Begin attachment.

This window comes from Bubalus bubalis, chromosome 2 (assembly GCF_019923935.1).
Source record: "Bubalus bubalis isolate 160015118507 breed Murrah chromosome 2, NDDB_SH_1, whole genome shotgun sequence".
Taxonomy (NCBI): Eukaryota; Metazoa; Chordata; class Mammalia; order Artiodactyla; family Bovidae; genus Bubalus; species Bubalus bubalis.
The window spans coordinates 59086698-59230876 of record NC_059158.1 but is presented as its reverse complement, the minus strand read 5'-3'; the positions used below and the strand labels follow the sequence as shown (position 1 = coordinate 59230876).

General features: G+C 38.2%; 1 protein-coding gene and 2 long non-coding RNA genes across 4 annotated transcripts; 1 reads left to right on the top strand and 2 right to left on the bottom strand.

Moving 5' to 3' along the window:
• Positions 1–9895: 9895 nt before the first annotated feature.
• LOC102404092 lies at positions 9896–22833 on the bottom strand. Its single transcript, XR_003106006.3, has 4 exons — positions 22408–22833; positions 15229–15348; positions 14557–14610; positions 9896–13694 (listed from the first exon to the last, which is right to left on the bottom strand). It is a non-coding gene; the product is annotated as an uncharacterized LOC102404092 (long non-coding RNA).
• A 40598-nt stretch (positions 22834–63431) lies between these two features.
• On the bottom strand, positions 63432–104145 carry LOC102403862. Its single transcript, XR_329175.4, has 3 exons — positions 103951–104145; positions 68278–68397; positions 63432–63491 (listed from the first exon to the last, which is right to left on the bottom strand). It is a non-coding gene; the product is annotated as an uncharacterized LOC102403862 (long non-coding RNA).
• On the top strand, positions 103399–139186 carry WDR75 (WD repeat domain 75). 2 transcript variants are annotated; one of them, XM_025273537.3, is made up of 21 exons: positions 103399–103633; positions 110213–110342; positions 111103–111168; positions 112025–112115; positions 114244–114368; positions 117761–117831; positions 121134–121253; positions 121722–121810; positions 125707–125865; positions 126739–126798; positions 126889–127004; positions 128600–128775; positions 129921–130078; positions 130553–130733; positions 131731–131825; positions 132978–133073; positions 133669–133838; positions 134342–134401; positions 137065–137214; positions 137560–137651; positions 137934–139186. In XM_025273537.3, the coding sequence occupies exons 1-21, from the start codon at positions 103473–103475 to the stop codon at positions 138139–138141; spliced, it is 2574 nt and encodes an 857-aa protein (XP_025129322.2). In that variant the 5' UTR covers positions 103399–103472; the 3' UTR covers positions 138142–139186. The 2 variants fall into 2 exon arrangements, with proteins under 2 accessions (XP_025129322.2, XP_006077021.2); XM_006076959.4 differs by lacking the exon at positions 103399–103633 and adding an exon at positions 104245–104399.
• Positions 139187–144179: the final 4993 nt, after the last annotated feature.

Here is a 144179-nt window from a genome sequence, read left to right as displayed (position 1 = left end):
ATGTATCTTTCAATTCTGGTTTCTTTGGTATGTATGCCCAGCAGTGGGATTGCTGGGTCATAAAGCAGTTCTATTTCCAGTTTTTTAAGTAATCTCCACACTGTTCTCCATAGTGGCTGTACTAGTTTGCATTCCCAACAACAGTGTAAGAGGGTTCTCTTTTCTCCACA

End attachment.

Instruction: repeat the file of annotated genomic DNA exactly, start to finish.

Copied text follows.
This window comes from Bubalus bubalis, chromosome 2 (assembly GCF_019923935.1).
Source record: "Bubalus bubalis isolate 160015118507 breed Murrah chromosome 2, NDDB_SH_1, whole genome shotgun sequence".
Taxonomy (NCBI): Eukaryota; Metazoa; Chordata; class Mammalia; order Artiodactyla; family Bovidae; genus Bubalus; species Bubalus bubalis.
The window spans coordinates 59086698-59230876 of record NC_059158.1 but is presented as its reverse complement, the minus strand read 5'-3'; the positions used below and the strand labels follow the sequence as shown (position 1 = coordinate 59230876).

General features: G+C 38.2%; 1 protein-coding gene and 2 long non-coding RNA genes across 4 annotated transcripts; 1 reads left to right on the top strand and 2 right to left on the bottom strand.

Moving 5' to 3' along the window:
• Positions 1–9895: 9895 nt before the first annotated feature.
• LOC102404092 lies at positions 9896–22833 on the bottom strand. Its single transcript, XR_003106006.3, has 4 exons — positions 22408–22833; positions 15229–15348; positions 14557–14610; positions 9896–13694 (listed from the first exon to the last, which is right to left on the bottom strand). It is a non-coding gene; the product is annotated as an uncharacterized LOC102404092 (long non-coding RNA).
• A 40598-nt stretch (positions 22834–63431) lies between these two features.
• On the bottom strand, positions 63432–104145 carry LOC102403862. Its single transcript, XR_329175.4, has 3 exons — positions 103951–104145; positions 68278–68397; positions 63432–63491 (listed from the first exon to the last, which is right to left on the bottom strand). It is a non-coding gene; the product is annotated as an uncharacterized LOC102403862 (long non-coding RNA).
• On the top strand, positions 103399–139186 carry WDR75 (WD repeat domain 75). 2 transcript variants are annotated; one of them, XM_025273537.3, is made up of 21 exons: positions 103399–103633; positions 110213–110342; positions 111103–111168; positions 112025–112115; positions 114244–114368; positions 117761–117831; positions 121134–121253; positions 121722–121810; positions 125707–125865; positions 126739–126798; positions 126889–127004; positions 128600–128775; positions 129921–130078; positions 130553–130733; positions 131731–131825; positions 132978–133073; positions 133669–133838; positions 134342–134401; positions 137065–137214; positions 137560–137651; positions 137934–139186. In XM_025273537.3, the coding sequence occupies exons 1-21, from the start codon at positions 103473–103475 to the stop codon at positions 138139–138141; spliced, it is 2574 nt and encodes an 857-aa protein (XP_025129322.2). In that variant the 5' UTR covers positions 103399–103472; the 3' UTR covers positions 138142–139186. The 2 variants fall into 2 exon arrangements, with proteins under 2 accessions (XP_025129322.2, XP_006077021.2); XM_006076959.4 differs by lacking the exon at positions 103399–103633 and adding an exon at positions 104245–104399.
• Positions 139187–144179: the final 4993 nt, after the last annotated feature.

Here is a 144179-nt window from a genome sequence, read left to right as displayed (position 1 = left end):
ATGTATCTTTCAATTCTGGTTTCTTTGGTATGTATGCCCAGCAGTGGGATTGCTGGGTCATAAAGCAGTTCTATTTCCAGTTTTTTAAGTAATCTCCACACTGTTCTCCATAGTGGCTGTACTAGTTTGCATTCCCAACAACAGTGTAAGAGGGTTCTCTTTTCTCCACA